Springsteen, Seeger, and the Joy of Political Music

Pete Seeger showed Bruce Springsteen how music can effect political change and raise a nation's spirits, while still bursting with spirit and joy.

Susana Vera/Reuters

In the Spring of 2006 Bruce Springsteen assembled a new band to begin playing live the songs that would appear on his The Seeger Sessions album.

His first shows were in Asbury Park, at a small run down Convention Hall that appeared destined for the wrecking ball.

The crowd, by Springsteen standards, was tiny, a few thousand lucky fans who managed to snag tickets to one of the "warmup" shows that Springsteen plays to kickoff his tours.

These were the hardcore -- men and women in their 60s, meeting on the Jersey shore, trading stories of their favorite shows and tours, one upping each other to see who went back the furthest with The Boss.

They knew every word to every song in Springsteen's extensive catalogue and recognized from the first chord what song the band was going to play. They could be counted on to sing along, with fists pumping and arms raised.Tonight would be different.

Springsteen and his large band -- some familiar faces in the group, but many new -- took the stage and opened not with one of his own songs, or even one of his familiar covers -- but with a spiritual recorded by numerous gospel groups and the folk singer Pete Seeger, "Mary Don't You Weep."

The version was rousing and emphatic -- horns blared, violins sawed, the piano barreled, backup singers took the song around the bend and back home again.

Springsteen seemed energized by the material and the crowd responded to his enthusiasm with sustained applause and grinning faces. These were the real fans and they were willing to go where Springsteen led them, even if that place was through the relatively unfamiliar canon of American music that Pete Seeger had compiled during his long career.

Still, there were questions. Why an album of songs sung by an elderly folk singer?

Springsteen's previous album, Devils and Dust, was a dark response to the election of George W. Bush that Springsteen had tried so hard to prevent in 2004. The Seeger Sessions was as joyous as Devils and Dust was depressed. Bush was going to be President for two more years -- why not try to make the best of it by playing the work, religious, and protest songs that had sustained generations of Americans through some of the nation's most difficult periods?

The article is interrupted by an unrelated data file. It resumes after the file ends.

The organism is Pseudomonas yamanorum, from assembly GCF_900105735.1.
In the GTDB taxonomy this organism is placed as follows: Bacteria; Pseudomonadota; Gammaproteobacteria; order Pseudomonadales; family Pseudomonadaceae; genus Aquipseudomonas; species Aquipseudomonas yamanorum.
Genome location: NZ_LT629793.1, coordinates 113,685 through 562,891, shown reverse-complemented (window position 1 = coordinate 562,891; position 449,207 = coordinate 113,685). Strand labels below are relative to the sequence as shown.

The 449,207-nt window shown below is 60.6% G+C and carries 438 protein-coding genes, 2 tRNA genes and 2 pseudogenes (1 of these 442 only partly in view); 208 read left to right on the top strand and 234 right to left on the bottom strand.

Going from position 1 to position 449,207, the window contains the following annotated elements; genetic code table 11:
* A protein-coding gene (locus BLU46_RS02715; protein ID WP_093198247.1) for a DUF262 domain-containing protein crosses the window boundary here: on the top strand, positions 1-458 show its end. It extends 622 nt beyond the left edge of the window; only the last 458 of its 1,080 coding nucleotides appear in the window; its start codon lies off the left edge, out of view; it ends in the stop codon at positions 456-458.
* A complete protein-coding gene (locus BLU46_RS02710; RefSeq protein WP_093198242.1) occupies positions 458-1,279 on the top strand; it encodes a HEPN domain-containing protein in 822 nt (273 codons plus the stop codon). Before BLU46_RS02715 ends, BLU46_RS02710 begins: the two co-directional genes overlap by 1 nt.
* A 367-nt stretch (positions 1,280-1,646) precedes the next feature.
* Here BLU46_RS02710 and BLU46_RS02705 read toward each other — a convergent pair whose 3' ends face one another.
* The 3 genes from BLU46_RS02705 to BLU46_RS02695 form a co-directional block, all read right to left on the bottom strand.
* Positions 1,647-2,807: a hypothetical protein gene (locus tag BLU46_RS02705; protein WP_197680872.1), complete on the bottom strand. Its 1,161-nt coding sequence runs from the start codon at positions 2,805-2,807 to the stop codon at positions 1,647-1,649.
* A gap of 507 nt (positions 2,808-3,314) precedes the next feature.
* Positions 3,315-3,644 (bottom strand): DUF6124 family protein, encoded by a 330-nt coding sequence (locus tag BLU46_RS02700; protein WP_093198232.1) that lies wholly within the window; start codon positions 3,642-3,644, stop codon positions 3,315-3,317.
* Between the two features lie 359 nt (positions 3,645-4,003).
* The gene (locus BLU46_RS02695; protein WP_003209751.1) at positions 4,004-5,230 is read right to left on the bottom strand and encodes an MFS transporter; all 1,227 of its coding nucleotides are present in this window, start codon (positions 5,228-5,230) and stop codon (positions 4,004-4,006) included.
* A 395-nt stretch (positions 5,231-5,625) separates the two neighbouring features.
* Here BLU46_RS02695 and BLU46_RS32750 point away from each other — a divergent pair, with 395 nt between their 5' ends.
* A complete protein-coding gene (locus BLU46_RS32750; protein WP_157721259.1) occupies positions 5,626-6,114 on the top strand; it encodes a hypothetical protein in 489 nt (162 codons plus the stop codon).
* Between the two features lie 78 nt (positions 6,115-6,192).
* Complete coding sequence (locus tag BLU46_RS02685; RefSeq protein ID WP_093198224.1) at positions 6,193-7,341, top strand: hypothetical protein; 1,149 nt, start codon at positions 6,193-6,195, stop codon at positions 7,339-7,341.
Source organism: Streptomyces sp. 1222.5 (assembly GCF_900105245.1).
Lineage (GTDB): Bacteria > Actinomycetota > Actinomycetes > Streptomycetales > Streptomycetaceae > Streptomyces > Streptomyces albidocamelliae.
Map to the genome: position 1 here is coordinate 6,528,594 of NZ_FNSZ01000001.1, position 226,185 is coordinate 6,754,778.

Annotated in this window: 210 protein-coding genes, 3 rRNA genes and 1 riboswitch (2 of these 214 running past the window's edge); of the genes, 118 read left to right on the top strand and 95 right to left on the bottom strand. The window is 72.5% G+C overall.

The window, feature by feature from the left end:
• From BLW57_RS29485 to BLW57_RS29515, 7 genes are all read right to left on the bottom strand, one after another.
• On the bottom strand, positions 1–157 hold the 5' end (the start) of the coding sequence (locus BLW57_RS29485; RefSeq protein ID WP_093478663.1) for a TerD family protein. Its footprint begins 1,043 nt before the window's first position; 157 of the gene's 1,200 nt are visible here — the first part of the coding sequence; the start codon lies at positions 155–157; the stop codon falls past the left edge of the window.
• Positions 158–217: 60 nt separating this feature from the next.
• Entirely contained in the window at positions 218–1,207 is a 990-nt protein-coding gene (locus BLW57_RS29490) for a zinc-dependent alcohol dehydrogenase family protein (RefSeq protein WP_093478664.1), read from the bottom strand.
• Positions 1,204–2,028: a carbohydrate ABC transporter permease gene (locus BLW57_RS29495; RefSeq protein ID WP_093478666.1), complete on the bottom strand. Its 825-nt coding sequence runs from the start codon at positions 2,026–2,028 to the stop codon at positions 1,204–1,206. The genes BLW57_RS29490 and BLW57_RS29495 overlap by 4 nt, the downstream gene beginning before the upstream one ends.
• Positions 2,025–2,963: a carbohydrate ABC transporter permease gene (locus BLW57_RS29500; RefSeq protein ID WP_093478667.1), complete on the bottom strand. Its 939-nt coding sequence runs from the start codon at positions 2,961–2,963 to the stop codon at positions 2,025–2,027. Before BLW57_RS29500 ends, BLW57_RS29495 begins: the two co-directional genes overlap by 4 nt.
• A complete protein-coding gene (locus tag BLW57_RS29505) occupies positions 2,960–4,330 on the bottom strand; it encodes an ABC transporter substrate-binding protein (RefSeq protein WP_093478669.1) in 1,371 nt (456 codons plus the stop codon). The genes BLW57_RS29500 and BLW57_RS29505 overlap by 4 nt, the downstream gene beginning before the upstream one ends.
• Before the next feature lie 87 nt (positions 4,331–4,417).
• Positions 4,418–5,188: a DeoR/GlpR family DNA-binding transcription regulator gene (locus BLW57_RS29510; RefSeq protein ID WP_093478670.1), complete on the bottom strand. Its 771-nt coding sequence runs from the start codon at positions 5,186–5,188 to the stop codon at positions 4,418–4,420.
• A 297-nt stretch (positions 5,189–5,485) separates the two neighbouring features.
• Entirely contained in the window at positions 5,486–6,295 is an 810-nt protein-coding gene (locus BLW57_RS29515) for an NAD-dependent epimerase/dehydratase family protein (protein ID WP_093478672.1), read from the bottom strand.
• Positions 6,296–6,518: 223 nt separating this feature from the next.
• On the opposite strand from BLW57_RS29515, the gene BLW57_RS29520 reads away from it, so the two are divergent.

Seeger showed Springsteen that political music could be buoyant, even as it dealt with the weightiest issues. The first four letters in hootenanny spell hoot -- and The Seeger Sessions was fun -- with a purpose.

When Springsteen asked, "How can a poor man stand such times as this?" the answer was clear -- by singing joyously together, and finding common purpose through shared voice.

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It was as if the only antidote to the failures of electoral politics was an immersion in the deepest vein of American folk traditions -- a journey not dissimilar to one that Bob Dylan and the Band took while discovering "the old, weird America" in the Big Pink as the world burned around them. (A parallel Springsteen alluded to by covering the Band's "Long Black Veil" that April night)

"Keep your eyes on the prize," Springsteen sang. "We shall overcome," he promised.

Springsteen was right. Just two years after The Seeger Sessions was born of the failure to elect John Kerry, Springsteen and Seeger stood on the steps of the Lincoln Memorial and sang "This Land is Your Land" as Barack Obama prepared to take the oath of office.